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McAleavey Lab

Development of Novel, Clinically Applicable Ultrasound Imaging Techniques

The development of novel, clinically applicable ultrasound imaging techniques is the primary goal of our laboratory's research. We are particularly interested in the use of motion-tracking techniques to enhance the contrast of ultrasound images. Motion of tissues, both physiological and artificial, can reveal the differences in tissue stiffness and type, as well as the presence of implanted devices. Furthermore, detection and tracking of tissue motion can guide the delivery of therapeutic agents. The interaction of ultrasound with tissue, statistical properties of ultrasound echoes and signal processing techniques are the topics we study in order to achieve these goals.

Acoustic Radiation Force Impulse (ARFI) imaging is one technique we are investigating. ARFI imaging uses short (<0.1ms) bursts of ultrasound to induce small but measurable (2-20 microns) displacements in tissue. The response of the tissue to this impulsive excitation is determined by material properties. By measuring this response we produce images with contrast not present in ordinary ultrasound images (B-scans).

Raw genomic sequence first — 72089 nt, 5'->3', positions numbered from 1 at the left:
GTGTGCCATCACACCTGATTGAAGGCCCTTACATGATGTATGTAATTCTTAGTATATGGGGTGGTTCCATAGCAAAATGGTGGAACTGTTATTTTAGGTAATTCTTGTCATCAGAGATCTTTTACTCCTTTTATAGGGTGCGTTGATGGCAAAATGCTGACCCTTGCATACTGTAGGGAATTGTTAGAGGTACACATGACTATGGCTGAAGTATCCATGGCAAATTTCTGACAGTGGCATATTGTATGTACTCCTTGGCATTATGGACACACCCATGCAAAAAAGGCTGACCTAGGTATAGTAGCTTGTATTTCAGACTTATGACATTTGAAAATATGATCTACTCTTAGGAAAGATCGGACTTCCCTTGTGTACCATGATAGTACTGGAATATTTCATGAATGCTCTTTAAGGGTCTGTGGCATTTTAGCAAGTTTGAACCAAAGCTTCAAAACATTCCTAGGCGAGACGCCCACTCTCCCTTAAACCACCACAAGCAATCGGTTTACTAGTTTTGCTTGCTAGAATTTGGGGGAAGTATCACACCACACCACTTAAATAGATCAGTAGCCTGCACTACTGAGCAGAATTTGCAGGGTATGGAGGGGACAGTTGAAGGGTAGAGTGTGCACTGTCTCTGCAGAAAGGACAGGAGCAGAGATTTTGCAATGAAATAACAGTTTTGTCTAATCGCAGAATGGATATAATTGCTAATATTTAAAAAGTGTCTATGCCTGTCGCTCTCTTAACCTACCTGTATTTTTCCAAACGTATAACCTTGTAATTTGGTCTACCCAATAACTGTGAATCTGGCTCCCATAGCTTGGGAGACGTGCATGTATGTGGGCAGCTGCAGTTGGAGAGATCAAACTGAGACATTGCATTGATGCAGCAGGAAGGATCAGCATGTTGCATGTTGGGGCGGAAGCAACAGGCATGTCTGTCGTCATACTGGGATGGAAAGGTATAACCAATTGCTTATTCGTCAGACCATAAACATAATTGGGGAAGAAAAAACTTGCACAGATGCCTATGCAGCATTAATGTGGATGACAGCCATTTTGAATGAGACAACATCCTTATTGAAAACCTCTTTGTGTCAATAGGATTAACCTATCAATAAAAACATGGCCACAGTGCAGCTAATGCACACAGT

Magnetically induced vibration of brachytherapy seeds, combined with ultrasonic motion tracking, allows us to produce high contrast images of brachytherapy seeds embedded in tissue. Brachytherapy seeds are ordinarily difficult to image with ultrasound, and their accurate placement is necessary for effective therapy. Our magnetically induced motion imaging (MIMI) technique could serve as an enabling technology for real-time treatment planning of prostate brachytherapy.

Recent Patents

Ultrasound Imaging of Tissue Stiffness by Spatially Modulated Acoustic Radiation Force Impulse (SM-ARFI)

Technology ID: 2-11149-07012

U.S. Patent Application Number 12/118,359 filed on 05/09/2008

A method for determining a shear modulus of an elastic material with a known density value is provided. In this method, a spatially modulated acoustic radiation force is used to initially generate a disturbance of known spatial frequency or wavelength. The propagation of this initial displacement as a shear wave is measured using ultrasound tracking methods. A temporal frequency is determined based on the shear wave. The shear modulus of the elastic material at the point of excitation may be calculated using the values of the spatial wavelength, material density, and temporal frequency.

Stephen McAleavey

Stephen McAleavey, Ph.D.
Principal Investigator


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  McAleavey Lab
Goergen Hall 333
Rochester, NY 14627

 (585) 275-3805

  (585) 276-1999